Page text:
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Why can't you soak hay? This is the best way to limit calories while maintaining fibre intake. I know some horses dislike the taste, but even 10 min/half an hours soaking does a huge amount.

Otherwise, I would start introducing a more palatable straw in with her hay and gradually up the ratio. If she's hungry, she will probably eat it. What do you use for bedding?
 

Cortez

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Believe me starving does "work", but it's not something you'd want to try as a weight management tool. If a horse is hungry enough it will eat straw, so if you are not able to soak hay try cutting 50/50 with straw.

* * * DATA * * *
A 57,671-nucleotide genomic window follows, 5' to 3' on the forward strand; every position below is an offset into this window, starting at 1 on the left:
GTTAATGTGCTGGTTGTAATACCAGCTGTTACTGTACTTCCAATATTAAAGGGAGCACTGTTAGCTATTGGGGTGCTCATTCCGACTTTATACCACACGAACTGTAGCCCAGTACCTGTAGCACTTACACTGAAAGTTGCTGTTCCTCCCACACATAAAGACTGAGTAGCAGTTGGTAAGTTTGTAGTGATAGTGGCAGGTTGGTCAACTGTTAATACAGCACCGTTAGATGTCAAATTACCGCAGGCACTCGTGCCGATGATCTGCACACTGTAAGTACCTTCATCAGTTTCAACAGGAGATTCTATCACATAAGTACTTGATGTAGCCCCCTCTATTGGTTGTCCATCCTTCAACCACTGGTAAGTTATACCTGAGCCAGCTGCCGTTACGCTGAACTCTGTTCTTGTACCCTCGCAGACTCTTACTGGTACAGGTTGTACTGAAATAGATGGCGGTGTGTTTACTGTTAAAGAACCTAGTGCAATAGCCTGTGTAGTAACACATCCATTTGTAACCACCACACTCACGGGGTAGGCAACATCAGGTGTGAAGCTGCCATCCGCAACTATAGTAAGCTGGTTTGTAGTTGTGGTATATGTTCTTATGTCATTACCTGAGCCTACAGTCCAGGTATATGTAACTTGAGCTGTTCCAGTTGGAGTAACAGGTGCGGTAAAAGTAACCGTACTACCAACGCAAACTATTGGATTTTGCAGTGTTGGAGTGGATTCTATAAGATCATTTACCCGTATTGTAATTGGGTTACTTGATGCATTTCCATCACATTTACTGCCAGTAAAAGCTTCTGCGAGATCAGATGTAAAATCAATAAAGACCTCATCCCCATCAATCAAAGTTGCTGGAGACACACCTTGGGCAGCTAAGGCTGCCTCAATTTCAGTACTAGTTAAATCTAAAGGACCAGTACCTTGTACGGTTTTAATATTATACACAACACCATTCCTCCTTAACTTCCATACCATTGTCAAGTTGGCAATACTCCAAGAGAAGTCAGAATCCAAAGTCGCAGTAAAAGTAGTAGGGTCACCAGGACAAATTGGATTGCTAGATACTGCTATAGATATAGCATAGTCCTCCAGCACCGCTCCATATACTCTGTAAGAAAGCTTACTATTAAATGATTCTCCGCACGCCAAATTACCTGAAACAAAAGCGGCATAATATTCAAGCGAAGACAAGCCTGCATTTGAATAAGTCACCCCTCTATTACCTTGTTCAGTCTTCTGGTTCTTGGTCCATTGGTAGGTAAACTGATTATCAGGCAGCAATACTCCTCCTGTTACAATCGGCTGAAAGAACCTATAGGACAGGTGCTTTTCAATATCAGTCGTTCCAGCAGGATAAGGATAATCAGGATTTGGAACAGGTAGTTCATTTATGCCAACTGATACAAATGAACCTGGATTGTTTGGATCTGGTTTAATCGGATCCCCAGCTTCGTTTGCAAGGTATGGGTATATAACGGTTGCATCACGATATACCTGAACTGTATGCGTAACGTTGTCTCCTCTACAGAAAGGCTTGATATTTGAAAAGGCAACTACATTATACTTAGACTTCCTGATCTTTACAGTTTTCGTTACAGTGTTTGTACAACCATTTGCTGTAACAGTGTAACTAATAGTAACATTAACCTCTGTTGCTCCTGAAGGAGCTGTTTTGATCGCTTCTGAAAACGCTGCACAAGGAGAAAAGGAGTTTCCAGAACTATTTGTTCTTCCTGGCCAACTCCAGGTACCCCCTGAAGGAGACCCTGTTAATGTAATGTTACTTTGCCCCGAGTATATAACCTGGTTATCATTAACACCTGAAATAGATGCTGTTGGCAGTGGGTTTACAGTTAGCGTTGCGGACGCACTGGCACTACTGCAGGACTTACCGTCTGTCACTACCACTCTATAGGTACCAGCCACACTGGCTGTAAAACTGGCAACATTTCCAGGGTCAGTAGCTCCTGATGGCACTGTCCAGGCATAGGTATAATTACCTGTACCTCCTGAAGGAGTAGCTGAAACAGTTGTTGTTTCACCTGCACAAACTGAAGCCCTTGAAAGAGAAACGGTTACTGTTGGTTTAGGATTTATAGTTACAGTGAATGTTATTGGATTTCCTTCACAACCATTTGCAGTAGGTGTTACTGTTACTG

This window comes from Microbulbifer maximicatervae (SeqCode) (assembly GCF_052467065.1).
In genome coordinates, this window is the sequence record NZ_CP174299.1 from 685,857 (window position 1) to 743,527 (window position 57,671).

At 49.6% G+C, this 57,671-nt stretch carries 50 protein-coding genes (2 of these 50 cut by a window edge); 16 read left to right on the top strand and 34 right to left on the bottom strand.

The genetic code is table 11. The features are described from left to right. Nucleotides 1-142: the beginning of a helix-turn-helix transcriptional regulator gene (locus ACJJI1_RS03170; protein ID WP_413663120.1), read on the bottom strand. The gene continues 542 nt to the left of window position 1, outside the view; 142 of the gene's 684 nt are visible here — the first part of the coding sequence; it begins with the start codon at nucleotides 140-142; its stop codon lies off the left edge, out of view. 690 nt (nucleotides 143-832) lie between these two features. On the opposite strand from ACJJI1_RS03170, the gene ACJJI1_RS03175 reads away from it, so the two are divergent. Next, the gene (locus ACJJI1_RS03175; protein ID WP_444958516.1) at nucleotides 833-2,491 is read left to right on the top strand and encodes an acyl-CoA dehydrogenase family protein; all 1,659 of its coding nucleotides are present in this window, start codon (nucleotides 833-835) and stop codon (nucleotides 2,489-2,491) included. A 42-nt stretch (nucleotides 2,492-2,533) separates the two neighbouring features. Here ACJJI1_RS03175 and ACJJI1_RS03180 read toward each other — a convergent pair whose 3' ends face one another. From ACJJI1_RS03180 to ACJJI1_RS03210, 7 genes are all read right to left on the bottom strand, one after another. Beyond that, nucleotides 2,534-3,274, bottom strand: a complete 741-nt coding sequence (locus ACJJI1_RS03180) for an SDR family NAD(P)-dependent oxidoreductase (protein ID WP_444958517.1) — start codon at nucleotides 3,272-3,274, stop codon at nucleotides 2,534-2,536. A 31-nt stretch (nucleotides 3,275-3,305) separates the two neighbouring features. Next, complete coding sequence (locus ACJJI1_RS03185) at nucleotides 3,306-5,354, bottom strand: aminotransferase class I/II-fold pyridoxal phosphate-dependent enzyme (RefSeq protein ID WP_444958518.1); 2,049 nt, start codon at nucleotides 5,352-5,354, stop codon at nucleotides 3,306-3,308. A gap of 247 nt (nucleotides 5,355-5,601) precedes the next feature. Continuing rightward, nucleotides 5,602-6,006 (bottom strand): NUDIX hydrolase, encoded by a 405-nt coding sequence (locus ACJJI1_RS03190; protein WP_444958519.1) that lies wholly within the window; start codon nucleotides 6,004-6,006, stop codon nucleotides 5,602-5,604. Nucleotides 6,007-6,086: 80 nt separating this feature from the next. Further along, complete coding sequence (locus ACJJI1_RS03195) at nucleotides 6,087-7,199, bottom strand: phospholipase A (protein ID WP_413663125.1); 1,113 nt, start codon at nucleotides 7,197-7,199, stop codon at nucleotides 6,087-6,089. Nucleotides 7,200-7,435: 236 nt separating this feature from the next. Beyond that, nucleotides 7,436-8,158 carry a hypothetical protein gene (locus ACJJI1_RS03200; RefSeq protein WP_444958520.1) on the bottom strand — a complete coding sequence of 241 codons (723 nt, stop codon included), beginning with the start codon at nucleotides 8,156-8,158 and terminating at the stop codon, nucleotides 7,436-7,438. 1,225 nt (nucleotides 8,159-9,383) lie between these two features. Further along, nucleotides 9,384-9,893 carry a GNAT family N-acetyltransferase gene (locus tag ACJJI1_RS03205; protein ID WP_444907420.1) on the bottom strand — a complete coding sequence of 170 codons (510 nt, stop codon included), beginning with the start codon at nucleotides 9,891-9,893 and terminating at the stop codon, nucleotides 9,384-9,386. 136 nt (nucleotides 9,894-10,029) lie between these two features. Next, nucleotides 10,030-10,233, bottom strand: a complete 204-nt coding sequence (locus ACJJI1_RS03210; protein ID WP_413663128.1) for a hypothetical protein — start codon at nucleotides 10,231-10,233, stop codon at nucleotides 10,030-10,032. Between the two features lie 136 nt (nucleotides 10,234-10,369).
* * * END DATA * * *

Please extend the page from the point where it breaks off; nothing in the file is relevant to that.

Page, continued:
scewal

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6 poos in 24hrs is not enough, you are between a roak and a hard place, the horse needs more fibre but no more calories, soaking is the best answer, or not soaking and increasing work load-no point saying you just can't do either if she ended up with laminitis life would be much harder.

i have had to soak hay at home before now and rinse drain bag and take to yard, or maybe you could look at park loaning to increase work?

I already have someone else riding her at the weekend for me. Soaking hay isn't an option as water comes from a water butt so we don't have huge amounts. Have had her hay analysed and have been advised safe to feed to good doers. Yes sadly my last mare came down with laminitis while out on loan so I know full well how hard it is to nurse them back to health.